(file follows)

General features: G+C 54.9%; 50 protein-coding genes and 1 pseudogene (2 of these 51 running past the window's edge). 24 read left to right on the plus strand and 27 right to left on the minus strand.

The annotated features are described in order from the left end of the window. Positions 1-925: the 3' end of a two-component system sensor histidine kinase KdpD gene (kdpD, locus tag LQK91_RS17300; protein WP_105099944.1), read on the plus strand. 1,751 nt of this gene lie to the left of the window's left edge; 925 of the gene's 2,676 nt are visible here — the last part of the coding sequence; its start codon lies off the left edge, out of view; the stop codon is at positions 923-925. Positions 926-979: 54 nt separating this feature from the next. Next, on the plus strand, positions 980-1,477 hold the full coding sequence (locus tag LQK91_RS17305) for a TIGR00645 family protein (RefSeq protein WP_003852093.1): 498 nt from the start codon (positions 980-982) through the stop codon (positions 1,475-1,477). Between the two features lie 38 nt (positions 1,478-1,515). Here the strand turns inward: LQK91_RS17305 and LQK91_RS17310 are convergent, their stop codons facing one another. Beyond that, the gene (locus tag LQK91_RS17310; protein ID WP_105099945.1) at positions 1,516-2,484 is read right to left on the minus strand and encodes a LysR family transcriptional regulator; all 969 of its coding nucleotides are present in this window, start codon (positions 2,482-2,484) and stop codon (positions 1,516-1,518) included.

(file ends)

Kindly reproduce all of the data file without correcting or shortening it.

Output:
General features: G+C 54.9%; 50 protein-coding genes and 1 pseudogene (2 of these 51 running past the window's edge). 24 read left to right on the plus strand and 27 right to left on the minus strand.

The annotated features are described in order from the left end of the window. Positions 1-925: the 3' end of a two-component system sensor histidine kinase KdpD gene (kdpD, locus tag LQK91_RS17300; protein WP_105099944.1), read on the plus strand. 1,751 nt of this gene lie to the left of the window's left edge; 925 of the gene's 2,676 nt are visible here — the last part of the coding sequence; its start codon lies off the left edge, out of view; the stop codon is at positions 923-925. Positions 926-979: 54 nt separating this feature from the next. Next, on the plus strand, positions 980-1,477 hold the full coding sequence (locus tag LQK91_RS17305) for a TIGR00645 family protein (RefSeq protein WP_003852093.1): 498 nt from the start codon (positions 980-982) through the stop codon (positions 1,475-1,477). Between the two features lie 38 nt (positions 1,478-1,515). Here the strand turns inward: LQK91_RS17305 and LQK91_RS17310 are convergent, their stop codons facing one another. Beyond that, the gene (locus tag LQK91_RS17310; protein ID WP_105099945.1) at positions 1,516-2,484 is read right to left on the minus strand and encodes a LysR family transcriptional regulator; all 969 of its coding nucleotides are present in this window, start codon (positions 2,482-2,484) and stop codon (positions 1,516-1,518) included.